It can go on for six to eight weeks which, on the face of it, doesn’t seem too bad. When you are in the thick of it though, that time can seem like an eternity.
Here are the seven stages of lambing.
1. Preparation. Before we start lambing, we make sure we have everything in place. The pens are made, straw is put on the ground, ewe replacement milk powder is purchased, medicines replenished and high protein sheep feed is ordered. At this point I think we feel that we are super organised and ready for any eventuality.
2. Anticipation. This is the part when we are ready. All we need is lambs. The anticipation period seems to have gone on forever this year. Our first lambs came a whole month before the main flock started. We get excited to begin then a bit fed up of waiting.
3. Denial. This usually happens a couple of weeks after lambing has started. Nerves are in tatters. Tempers are short and, at one point, the farmer will declare he is never buying any more sheep, ever. I liken this stage to when you have a hangover and say you will never drink again. There is a reason why stock sales are a good few months after lambing. It gives you just the right amount of time out to forget how hard this time of year actually is.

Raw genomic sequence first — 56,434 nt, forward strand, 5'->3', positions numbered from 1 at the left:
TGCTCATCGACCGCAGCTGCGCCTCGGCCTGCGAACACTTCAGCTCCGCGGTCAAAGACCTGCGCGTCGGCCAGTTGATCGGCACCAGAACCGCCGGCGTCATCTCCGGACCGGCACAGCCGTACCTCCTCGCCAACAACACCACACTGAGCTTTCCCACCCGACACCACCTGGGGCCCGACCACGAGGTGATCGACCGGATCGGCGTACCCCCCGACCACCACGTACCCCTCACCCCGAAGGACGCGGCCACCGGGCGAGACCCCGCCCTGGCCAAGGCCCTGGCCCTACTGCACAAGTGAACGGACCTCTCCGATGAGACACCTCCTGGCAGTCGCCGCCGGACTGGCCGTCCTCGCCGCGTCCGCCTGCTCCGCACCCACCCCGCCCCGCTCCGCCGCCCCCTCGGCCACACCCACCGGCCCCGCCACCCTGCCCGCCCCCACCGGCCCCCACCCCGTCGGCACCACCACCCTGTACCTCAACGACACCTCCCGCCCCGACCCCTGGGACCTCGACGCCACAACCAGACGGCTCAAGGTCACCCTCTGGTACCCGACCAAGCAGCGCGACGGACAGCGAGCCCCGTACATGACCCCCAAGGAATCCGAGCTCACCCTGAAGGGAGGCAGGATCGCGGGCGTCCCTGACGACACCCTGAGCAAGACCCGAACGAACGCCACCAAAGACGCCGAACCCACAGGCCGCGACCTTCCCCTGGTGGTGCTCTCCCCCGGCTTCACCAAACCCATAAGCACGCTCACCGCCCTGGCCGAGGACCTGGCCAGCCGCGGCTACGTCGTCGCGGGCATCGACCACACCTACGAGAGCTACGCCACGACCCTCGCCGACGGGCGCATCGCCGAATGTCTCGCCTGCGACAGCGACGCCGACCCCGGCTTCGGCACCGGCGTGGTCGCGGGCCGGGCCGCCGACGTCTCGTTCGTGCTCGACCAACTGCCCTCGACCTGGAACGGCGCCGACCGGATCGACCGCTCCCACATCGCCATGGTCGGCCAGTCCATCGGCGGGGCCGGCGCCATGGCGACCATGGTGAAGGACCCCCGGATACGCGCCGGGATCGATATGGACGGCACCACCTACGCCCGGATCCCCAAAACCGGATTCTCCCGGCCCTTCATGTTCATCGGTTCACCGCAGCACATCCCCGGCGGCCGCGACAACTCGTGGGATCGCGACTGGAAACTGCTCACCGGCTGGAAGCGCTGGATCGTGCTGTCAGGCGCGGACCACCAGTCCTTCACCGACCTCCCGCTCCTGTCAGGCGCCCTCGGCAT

4. Total immersion. This is the stage when we knuckle down, stop most of the moaning and get on with it. The lambing fatigue has set in but we are powering through. We are eating, breathing and speaking about one thing only during this time and we all have a smell of ewe replacement milk powder about us.
5. Second wind. You have got over the denial phase and quietly think to yourself, ‘we can do this’.
There are more ewes and lambs than expectant mothers, the first lambs are out in the fields and there is light at the end of the tunnel. You mentally fist pump the air.
6. Fatigue. Are we nearly there yet? You think the hard work is over then the 17 remaining ewes all drop triplets and there are lambs running all over the place. Gone are the days when you skip put of bed in the morning to see how many lambed over night. You have to tear yourself away from the duvet. Not long now but it feels like an eternity.
7. Relief. It is over. You may start talking about maybe it not being as bad as it seemed. Discuss the successes and failures. One year the biggest failure was the breed of ram we used. This year we found our pet lamb system to be a godsend.
When it is all over for another year and you just have to feed up the pet lambs and make sure the ones with the ewes are safe, you can breathe a sigh of relief and them go through it all again the next year.
This is farming.